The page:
Help ! Lake Chad is drying up

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By Emmanuel Mayah

The message was short, graphic and ominous: if Lake Chad finally dries up, 30 million people would die with it. A short video documentary told the story of a looming holocaust that might wipe out populations in Chad, Niger, Cameroon and Nigeria if the Lake Chad is allowed to completely evaporate.
Described as a hotspot of climate change, Lake Chad, one of the world’s great lakes is disappearing. It is bordered by the four countries of Chad, Niger, Nigeria, and Cameroon. In 1963, the lake occupied an area of 250,000 square kilometers. Today it is one-twentieth of that size. To tell the story at COP17 were Sanusi Imran Abdullahi, a Nigerian and Executive Director of the Lake Chad Basin Authority; Sandjima Dounia of Chad; Alex Bleriot Momha and Mana Boubakari, both of Cameroon.

Sanusi said the major problem of the lake is rising temperature as a result of global warming. As the water evaporates the lake shrinks in size. As global warming means less rain, wildlife is threatened by falling water level. For fishermen, less water has meant less fish. Families are desperate as fewer fish means fewer incomes. As 30 million people fight for survival from the lake, nomadic herdsmen are made to travel 250 kilometers in search of water and pasture. In the past the lake used to host over a million cattle; today the livestock population is less than 400,000.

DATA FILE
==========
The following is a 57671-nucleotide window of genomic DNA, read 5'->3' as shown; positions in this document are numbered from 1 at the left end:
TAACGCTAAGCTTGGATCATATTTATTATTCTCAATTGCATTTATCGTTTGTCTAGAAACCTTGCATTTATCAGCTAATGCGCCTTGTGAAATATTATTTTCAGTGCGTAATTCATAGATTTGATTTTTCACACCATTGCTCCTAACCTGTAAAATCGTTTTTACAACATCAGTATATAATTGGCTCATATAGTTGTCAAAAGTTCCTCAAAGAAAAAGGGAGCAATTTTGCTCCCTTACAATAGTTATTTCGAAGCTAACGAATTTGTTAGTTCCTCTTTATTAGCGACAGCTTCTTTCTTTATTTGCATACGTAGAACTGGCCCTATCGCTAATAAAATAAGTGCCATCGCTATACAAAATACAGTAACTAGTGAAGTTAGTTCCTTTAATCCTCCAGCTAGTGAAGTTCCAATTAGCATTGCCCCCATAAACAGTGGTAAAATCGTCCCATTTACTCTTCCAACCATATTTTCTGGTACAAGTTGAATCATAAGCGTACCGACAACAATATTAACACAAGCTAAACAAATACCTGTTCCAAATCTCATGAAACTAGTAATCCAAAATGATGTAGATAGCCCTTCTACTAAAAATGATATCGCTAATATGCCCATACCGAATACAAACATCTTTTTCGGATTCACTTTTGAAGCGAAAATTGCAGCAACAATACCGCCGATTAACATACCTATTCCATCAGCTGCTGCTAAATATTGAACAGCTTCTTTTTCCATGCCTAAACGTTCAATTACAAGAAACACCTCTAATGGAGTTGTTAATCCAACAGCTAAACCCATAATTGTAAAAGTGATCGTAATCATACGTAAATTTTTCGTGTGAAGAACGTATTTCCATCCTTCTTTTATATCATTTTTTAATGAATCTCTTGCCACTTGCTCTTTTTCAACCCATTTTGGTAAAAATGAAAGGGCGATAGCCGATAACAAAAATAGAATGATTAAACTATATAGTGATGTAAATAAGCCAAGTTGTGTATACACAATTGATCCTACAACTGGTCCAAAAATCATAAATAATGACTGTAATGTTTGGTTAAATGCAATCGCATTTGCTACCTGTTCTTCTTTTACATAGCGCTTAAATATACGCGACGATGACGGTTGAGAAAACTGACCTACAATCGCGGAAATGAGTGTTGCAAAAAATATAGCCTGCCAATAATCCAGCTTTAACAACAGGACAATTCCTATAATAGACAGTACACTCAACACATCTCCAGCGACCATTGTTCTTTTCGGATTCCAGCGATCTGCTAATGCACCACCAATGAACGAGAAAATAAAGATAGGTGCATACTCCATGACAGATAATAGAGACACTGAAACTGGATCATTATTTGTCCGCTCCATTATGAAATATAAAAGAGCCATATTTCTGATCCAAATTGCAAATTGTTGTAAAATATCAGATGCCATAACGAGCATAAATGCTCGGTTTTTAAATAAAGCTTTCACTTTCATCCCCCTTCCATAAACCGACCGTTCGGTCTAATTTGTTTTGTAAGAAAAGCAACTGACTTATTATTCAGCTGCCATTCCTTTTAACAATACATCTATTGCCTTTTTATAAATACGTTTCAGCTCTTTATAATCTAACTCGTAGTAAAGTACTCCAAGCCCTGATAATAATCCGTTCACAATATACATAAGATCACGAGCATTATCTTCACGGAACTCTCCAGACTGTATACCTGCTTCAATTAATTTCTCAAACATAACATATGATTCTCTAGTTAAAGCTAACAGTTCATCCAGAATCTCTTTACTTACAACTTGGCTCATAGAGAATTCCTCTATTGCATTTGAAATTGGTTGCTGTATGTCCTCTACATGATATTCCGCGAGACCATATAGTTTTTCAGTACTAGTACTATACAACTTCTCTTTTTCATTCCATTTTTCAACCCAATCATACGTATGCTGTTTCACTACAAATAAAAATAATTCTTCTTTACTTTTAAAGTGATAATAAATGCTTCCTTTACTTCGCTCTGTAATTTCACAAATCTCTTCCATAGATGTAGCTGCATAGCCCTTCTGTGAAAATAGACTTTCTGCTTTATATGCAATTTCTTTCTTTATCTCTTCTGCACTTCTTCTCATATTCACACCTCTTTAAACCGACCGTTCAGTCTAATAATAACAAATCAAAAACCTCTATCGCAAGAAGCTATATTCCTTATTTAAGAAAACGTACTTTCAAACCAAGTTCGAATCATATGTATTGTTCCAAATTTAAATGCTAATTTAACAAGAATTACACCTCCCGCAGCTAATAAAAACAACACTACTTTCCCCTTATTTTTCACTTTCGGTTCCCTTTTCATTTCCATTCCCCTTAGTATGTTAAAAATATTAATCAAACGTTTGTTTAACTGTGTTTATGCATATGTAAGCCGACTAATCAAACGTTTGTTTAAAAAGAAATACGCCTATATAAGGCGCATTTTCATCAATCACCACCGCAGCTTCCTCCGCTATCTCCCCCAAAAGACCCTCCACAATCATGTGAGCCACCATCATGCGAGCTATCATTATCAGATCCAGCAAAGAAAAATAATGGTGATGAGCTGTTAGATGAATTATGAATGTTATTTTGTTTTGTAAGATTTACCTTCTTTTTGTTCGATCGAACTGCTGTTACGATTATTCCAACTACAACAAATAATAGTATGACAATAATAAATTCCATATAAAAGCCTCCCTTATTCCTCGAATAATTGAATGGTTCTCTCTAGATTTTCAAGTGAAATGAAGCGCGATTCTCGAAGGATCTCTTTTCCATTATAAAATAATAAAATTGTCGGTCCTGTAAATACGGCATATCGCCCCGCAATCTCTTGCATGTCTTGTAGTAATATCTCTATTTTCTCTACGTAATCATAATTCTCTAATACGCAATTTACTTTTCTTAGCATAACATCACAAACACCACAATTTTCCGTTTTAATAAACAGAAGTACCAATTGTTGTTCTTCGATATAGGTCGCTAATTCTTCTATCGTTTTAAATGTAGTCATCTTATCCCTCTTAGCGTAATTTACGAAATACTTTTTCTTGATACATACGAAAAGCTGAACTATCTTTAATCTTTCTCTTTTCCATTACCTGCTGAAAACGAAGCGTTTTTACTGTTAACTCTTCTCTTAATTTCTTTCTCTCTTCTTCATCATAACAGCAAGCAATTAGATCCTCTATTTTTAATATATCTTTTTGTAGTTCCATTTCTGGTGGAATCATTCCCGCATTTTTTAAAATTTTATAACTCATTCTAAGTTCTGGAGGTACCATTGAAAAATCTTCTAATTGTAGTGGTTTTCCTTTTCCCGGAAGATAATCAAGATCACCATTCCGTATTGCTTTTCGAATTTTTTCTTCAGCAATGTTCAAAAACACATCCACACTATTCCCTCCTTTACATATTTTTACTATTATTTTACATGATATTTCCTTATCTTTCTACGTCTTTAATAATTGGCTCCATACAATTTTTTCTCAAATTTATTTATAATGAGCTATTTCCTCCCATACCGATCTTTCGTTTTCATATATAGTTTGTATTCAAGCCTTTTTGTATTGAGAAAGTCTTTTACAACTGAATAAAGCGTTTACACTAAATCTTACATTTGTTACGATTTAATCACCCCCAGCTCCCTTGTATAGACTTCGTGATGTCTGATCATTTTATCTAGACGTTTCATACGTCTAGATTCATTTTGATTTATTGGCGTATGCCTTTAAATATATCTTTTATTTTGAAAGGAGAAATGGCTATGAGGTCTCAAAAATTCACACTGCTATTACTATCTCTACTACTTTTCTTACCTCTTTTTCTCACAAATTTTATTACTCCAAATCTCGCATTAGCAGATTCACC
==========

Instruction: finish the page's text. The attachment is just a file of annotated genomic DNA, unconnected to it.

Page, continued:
The Lake Chad problem has created violent clashes among citizens of the neighbouring countries. As the lake recedes, communities too move in pursuit of the water and over the years they unavoidably cross the border into another country. In 2003, 33 Nigerian villages were ceded to Cameroon. Though the people were Nigerians, the land belonged to Cameroon.
Mana Boubakari said that what is left of the lake is covered by sea weeds. Patches of dry land are also found here and there. For years plans have been under way to replenish the lake by building a dam and 97kilometer of canals to pump water uphill from the Congo River to the River Chari, one of the rivers that feed the lake, and then on to Lake Chad. Though Central Africa Republic and Libya have joined the Lake Chad Basin Commission, international donors are needed to save the lake and its 3o million dependents.



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